An American spacecraft is expected to bring a soil sample from an asteroid, the New Zealand rocket crashed, and Starship is approaching another launch. This Week in Space

After about seven years in space, intricate deep-space maneuvers, and traversing billions of kilometers, the first stage of the OSIRIS-Rex mission reached a successful conclusion on Sep 24, 2023. The spacecraft delivered to Earth a soil sample taken in October 2020 from the asteroid Bennu, found at a distance of over 330 million kilometers from our planet. The spacecraft itself did not enter the atmosphere and embarked on a new journey towards a new destination. Its upcoming mission entails  a detailed investigation of the Apophis asteroid. It is anticipated to arrive there in 2029, about five and a half years from now.

The spacecraft released the metal capsule containing the asteroid sample at a distance of about 100,000 kilometers from Earth. About four hours later, the capsule penetrated the atmosphere at a speed of about 45,000 kilometers per hour. Its heat shield was designed to maintain the low temperature at which the sample was collected. The landing design included a drogue parachute, intended to slow the capsule’s descent, and with the deployment of the main parachute, the capsule landed on the ground at a speed of only 17 km/h, within 13 minutes of entering the atmosphere.

The capsule was delivered to the surface of a military training area in the Utah desert in the U.S. Helicopter teams rushed to collect it and carry it to a nearby clean room facility, to minimize the risk of contaminating the sample. The sample was quickly unwrapped and disassembled for transport to NASA's Johnson Space Center research center in Houston. There, a detailed documentation of its content will be made, and parts of it will be sent to research laboratories around the world.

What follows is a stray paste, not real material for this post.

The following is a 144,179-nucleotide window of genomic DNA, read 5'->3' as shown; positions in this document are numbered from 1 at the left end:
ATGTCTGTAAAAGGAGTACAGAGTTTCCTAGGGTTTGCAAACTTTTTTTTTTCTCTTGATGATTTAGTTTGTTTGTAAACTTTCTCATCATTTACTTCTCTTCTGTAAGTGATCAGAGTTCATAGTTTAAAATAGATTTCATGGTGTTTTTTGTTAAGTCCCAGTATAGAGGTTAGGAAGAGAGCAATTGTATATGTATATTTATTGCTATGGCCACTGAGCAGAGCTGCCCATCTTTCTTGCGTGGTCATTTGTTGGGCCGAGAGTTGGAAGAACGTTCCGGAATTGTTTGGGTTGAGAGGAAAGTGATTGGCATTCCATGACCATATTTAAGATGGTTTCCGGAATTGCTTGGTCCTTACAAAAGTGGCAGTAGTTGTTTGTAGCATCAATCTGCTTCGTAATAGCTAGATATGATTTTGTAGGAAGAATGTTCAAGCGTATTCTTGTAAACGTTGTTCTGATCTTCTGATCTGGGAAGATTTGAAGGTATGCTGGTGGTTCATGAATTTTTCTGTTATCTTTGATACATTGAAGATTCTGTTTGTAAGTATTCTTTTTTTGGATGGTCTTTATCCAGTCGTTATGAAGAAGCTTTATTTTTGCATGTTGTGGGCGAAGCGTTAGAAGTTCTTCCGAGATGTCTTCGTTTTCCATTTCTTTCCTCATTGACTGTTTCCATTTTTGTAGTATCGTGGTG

What can the sample teach us? Likely formed at the dawn of our solar system, the Bennu asteroid may preserve clues regarding planetary compositions. Rich in carbon, it may harbor molecules that played a role in the evolution of life on Earth and potentially, elsewhere. Researchers believe it may also contain valuable metals, such as platinum. It is noteworthy that there is an exceedingly small probability, approximately four ten-thousandths of a percent, of Bennu impacting Earth by the end of the next century. Therefore, it is crucial to gain a thorough understanding of its composition and structure, just in case it may ever be necessary to alter its course.

The long journey to Earth – A short NASA video visualizing the journey of OSIRIS-Rex from the Bennu asteroid to its landing on Earth:

The sample collection from the asteroid was a complex operation necessitating autonomous execution by the spacecraft due to the vast distance from Earth. An asteroid with a diameter of about 500 meters has almost no gravity, making it almost impossible to land on. The brief window for sample collection demanded meticulous planning and precise execution, as the asteroid rotates around its axis and the sandy area from which the sample was taken is surrounded by large and dangerous rocks. 

The contact was brief, lasting only a few seconds, and researchers had hoped that the spacecraft would manage to collect at least 60 grams of soil and rocks. In practice, the ground proved to be softer than expected, and the amount collected was much larger. So much so that the spacecraft's temporary storage system did not seal properly, resulting in the loss of  some sample material to space. Consequently, NASA made the decision to promptly seal the remainder of the sample in the storage capsule, bypassing essential data collection, such as quantification of the amount of acquired material. NASA’s estimate suggests that the spacecraft eventually collected about 250 grams of material from the asteroid, although the margin of error is considerable, with potential fluctuations of up to a hundred grams either way.

The sample from Bennu is likely to be the largest ever brought to Earth from an asteroid or comet. Previous missions by Japan and the U.S. only managed to bring a few grams at most. It is also expected to be one of the largest samples brought by an unmanned space mission. If it turns out that the collected material surpasses the 170 grams of moon soil brought by Russia's Luna-24 spacecraft in 1976,  it could rank second only to China's Chang'e 5, which brought 1.7 kilograms of moon soil in 2020.